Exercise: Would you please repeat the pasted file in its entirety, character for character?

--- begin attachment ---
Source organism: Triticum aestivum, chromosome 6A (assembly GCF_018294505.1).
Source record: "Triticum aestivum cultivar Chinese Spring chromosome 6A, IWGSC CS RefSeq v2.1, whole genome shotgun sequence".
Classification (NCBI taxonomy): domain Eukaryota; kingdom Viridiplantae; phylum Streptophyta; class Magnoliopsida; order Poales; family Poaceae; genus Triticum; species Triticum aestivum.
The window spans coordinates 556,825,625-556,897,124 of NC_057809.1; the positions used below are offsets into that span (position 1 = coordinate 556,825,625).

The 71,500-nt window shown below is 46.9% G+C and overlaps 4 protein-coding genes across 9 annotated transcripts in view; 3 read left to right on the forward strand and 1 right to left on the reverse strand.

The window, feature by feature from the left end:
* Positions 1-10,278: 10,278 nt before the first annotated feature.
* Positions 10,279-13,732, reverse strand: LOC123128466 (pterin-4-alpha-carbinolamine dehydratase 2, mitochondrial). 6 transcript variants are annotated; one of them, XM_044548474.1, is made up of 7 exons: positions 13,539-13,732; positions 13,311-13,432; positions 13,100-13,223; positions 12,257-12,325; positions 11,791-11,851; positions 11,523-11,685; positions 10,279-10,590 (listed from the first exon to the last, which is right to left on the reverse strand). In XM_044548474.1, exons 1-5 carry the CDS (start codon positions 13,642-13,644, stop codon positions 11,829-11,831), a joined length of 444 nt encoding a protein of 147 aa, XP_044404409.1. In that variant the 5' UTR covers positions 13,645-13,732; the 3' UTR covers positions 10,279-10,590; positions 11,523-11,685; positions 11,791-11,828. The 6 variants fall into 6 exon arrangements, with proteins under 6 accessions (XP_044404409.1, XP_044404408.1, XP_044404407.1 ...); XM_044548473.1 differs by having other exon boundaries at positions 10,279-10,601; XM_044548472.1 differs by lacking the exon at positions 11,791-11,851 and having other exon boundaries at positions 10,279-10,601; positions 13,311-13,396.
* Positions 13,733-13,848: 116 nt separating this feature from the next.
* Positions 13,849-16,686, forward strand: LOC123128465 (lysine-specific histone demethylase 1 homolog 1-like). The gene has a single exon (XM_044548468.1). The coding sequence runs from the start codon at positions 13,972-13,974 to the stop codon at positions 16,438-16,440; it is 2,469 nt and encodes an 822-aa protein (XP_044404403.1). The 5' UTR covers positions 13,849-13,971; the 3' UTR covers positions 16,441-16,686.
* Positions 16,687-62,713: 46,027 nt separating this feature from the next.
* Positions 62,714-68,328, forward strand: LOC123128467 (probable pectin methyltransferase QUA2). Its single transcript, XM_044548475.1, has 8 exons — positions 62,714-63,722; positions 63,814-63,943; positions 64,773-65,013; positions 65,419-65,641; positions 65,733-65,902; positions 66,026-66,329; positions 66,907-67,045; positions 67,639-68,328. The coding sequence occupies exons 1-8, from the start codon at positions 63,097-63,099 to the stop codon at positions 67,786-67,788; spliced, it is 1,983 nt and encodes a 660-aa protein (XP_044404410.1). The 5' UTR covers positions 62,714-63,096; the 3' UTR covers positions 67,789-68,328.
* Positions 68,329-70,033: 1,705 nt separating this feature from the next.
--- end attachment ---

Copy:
Source organism: Triticum aestivum, chromosome 6A (assembly GCF_018294505.1).
Source record: "Triticum aestivum cultivar Chinese Spring chromosome 6A, IWGSC CS RefSeq v2.1, whole genome shotgun sequence".
Classification (NCBI taxonomy): domain Eukaryota; kingdom Viridiplantae; phylum Streptophyta; class Magnoliopsida; order Poales; family Poaceae; genus Triticum; species Triticum aestivum.
The window spans coordinates 556,825,625-556,897,124 of NC_057809.1; the positions used below are offsets into that span (position 1 = coordinate 556,825,625).

The 71,500-nt window shown below is 46.9% G+C and overlaps 4 protein-coding genes across 9 annotated transcripts in view; 3 read left to right on the forward strand and 1 right to left on the reverse strand.

The window, feature by feature from the left end:
* Positions 1-10,278: 10,278 nt before the first annotated feature.
* Positions 10,279-13,732, reverse strand: LOC123128466 (pterin-4-alpha-carbinolamine dehydratase 2, mitochondrial). 6 transcript variants are annotated; one of them, XM_044548474.1, is made up of 7 exons: positions 13,539-13,732; positions 13,311-13,432; positions 13,100-13,223; positions 12,257-12,325; positions 11,791-11,851; positions 11,523-11,685; positions 10,279-10,590 (listed from the first exon to the last, which is right to left on the reverse strand). In XM_044548474.1, exons 1-5 carry the CDS (start codon positions 13,642-13,644, stop codon positions 11,829-11,831), a joined length of 444 nt encoding a protein of 147 aa, XP_044404409.1. In that variant the 5' UTR covers positions 13,645-13,732; the 3' UTR covers positions 10,279-10,590; positions 11,523-11,685; positions 11,791-11,828. The 6 variants fall into 6 exon arrangements, with proteins under 6 accessions (XP_044404409.1, XP_044404408.1, XP_044404407.1 ...); XM_044548473.1 differs by having other exon boundaries at positions 10,279-10,601; XM_044548472.1 differs by lacking the exon at positions 11,791-11,851 and having other exon boundaries at positions 10,279-10,601; positions 13,311-13,396.
* Positions 13,733-13,848: 116 nt separating this feature from the next.
* Positions 13,849-16,686, forward strand: LOC123128465 (lysine-specific histone demethylase 1 homolog 1-like). The gene has a single exon (XM_044548468.1). The coding sequence runs from the start codon at positions 13,972-13,974 to the stop codon at positions 16,438-16,440; it is 2,469 nt and encodes an 822-aa protein (XP_044404403.1). The 5' UTR covers positions 13,849-13,971; the 3' UTR covers positions 16,441-16,686.
* Positions 16,687-62,713: 46,027 nt separating this feature from the next.
* Positions 62,714-68,328, forward strand: LOC123128467 (probable pectin methyltransferase QUA2). Its single transcript, XM_044548475.1, has 8 exons — positions 62,714-63,722; positions 63,814-63,943; positions 64,773-65,013; positions 65,419-65,641; positions 65,733-65,902; positions 66,026-66,329; positions 66,907-67,045; positions 67,639-68,328. The coding sequence occupies exons 1-8, from the start codon at positions 63,097-63,099 to the stop codon at positions 67,786-67,788; spliced, it is 1,983 nt and encodes a 660-aa protein (XP_044404410.1). The 5' UTR covers positions 62,714-63,096; the 3' UTR covers positions 67,789-68,328.
* Positions 68,329-70,033: 1,705 nt separating this feature from the next.